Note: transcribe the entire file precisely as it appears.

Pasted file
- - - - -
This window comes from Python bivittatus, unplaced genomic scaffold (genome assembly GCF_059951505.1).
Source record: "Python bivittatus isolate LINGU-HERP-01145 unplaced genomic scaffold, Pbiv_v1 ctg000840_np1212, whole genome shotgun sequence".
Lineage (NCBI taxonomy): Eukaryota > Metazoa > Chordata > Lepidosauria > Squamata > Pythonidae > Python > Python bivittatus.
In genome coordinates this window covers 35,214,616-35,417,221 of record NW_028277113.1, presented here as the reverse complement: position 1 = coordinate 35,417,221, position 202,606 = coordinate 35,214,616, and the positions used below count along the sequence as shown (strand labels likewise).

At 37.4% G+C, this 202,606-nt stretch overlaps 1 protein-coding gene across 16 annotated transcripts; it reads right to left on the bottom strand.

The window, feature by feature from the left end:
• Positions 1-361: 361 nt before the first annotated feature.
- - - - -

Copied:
This window comes from Python bivittatus, unplaced genomic scaffold (genome assembly GCF_059951505.1).
Source record: "Python bivittatus isolate LINGU-HERP-01145 unplaced genomic scaffold, Pbiv_v1 ctg000840_np1212, whole genome shotgun sequence".
Lineage (NCBI taxonomy): Eukaryota > Metazoa > Chordata > Lepidosauria > Squamata > Pythonidae > Python > Python bivittatus.
In genome coordinates this window covers 35,214,616-35,417,221 of record NW_028277113.1, presented here as the reverse complement: position 1 = coordinate 35,417,221, position 202,606 = coordinate 35,214,616, and the positions used below count along the sequence as shown (strand labels likewise).

At 37.4% G+C, this 202,606-nt stretch overlaps 1 protein-coding gene across 16 annotated transcripts; it reads right to left on the bottom strand.

The window, feature by feature from the left end:
• Positions 1-361: 361 nt before the first annotated feature.